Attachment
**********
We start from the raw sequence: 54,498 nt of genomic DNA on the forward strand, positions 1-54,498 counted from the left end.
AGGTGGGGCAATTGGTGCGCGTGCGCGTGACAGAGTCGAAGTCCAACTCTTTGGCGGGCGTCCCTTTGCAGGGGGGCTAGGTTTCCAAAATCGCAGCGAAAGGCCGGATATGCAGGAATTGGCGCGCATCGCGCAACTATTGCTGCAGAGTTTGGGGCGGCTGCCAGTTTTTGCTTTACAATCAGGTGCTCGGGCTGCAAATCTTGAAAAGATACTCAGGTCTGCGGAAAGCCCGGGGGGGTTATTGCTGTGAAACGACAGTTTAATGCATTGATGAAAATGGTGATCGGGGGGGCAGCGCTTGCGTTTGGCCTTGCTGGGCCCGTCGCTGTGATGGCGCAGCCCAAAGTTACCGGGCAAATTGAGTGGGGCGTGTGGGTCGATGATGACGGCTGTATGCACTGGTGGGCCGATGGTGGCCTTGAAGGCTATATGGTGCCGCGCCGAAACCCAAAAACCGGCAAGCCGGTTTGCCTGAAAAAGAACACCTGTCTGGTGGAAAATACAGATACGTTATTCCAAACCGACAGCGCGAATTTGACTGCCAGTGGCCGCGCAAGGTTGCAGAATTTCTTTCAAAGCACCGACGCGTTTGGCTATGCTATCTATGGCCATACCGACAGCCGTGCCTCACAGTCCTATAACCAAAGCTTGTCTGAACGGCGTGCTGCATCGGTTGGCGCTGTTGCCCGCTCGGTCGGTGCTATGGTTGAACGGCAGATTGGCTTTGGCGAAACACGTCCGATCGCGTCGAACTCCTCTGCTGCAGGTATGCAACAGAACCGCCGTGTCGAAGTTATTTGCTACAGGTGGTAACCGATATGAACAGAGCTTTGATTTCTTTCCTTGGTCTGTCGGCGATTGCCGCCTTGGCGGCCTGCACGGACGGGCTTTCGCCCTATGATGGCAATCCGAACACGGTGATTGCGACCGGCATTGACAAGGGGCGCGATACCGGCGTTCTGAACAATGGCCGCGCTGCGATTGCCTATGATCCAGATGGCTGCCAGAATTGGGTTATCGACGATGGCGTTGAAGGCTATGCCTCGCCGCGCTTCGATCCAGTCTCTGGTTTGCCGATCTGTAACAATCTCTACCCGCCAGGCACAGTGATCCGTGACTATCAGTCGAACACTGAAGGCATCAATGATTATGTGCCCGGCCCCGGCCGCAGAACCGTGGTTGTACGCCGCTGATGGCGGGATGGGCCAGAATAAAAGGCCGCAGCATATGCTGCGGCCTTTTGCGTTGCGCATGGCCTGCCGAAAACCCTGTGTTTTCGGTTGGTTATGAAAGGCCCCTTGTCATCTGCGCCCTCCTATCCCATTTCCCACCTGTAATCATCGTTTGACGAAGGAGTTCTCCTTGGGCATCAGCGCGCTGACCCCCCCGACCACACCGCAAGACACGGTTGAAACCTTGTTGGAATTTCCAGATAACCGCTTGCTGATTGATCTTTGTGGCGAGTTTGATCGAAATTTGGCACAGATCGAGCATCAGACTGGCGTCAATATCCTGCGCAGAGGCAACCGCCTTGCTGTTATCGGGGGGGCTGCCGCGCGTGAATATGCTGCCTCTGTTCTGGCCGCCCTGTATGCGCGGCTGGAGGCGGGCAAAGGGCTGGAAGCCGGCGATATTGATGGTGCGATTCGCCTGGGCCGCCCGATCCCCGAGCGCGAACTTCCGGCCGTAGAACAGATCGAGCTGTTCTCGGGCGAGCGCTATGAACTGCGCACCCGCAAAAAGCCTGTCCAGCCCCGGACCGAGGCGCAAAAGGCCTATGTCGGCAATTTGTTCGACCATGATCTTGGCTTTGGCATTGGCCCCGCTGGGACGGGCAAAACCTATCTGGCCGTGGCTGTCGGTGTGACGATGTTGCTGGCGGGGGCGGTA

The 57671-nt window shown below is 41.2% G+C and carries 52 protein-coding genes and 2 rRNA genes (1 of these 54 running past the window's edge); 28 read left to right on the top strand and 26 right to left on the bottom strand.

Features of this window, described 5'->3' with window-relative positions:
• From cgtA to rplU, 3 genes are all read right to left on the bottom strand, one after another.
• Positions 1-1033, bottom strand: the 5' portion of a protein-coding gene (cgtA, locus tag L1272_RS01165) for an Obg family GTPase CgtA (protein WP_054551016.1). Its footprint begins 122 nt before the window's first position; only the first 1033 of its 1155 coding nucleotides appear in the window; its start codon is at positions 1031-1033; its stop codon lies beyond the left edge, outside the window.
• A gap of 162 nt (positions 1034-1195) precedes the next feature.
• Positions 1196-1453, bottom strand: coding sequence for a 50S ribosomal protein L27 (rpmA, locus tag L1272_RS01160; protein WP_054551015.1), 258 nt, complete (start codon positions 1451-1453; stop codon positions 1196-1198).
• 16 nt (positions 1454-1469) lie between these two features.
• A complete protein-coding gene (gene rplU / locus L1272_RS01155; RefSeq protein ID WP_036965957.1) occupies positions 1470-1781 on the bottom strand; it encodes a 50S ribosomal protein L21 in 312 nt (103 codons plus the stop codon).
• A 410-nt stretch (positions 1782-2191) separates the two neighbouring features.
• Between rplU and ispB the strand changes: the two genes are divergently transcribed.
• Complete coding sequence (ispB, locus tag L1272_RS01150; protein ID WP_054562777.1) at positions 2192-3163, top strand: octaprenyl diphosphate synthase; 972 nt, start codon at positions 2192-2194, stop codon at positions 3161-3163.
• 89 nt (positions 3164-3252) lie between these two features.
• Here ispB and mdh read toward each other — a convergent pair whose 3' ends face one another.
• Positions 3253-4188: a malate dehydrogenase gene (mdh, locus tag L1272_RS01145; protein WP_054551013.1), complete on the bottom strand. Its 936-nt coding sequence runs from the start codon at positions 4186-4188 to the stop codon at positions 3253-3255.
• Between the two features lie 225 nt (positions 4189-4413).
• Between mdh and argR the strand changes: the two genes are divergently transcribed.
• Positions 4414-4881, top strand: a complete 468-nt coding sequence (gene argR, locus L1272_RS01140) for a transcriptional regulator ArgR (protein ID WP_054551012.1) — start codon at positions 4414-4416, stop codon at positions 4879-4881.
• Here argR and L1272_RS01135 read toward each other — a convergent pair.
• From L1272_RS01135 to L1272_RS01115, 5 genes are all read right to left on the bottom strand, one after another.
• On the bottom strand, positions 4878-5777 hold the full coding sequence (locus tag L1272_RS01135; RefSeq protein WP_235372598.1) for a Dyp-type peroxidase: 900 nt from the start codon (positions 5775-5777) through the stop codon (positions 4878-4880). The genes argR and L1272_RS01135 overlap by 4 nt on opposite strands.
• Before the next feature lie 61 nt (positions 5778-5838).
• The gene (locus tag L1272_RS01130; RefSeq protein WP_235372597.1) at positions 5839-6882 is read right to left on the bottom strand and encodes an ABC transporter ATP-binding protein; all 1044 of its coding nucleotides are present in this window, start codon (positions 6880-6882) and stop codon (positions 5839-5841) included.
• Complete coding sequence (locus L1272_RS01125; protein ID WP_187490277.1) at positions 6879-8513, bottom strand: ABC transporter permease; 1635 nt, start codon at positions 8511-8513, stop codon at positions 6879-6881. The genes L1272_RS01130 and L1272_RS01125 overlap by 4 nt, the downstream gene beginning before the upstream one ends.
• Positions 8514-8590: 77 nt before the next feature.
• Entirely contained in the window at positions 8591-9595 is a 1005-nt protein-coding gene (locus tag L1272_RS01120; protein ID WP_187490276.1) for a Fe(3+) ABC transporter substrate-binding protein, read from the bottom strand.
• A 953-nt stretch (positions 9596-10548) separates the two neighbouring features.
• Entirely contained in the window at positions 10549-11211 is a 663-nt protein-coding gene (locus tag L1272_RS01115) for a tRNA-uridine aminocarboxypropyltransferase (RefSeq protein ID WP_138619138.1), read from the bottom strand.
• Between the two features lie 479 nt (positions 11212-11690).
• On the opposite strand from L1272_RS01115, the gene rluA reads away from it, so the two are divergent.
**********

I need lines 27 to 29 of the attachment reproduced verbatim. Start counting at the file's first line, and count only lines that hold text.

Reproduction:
• Entirely contained in the window at positions 8591-9595 is a 1005-nt protein-coding gene (locus tag L1272_RS01120; protein ID WP_187490276.1) for a Fe(3+) ABC transporter substrate-binding protein, read from the bottom strand.
• A 953-nt stretch (positions 9596-10548) separates the two neighbouring features.
• Entirely contained in the window at positions 10549-11211 is a 663-nt protein-coding gene (locus tag L1272_RS01115) for a tRNA-uridine aminocarboxypropyltransferase (RefSeq protein ID WP_138619138.1), read from the bottom strand.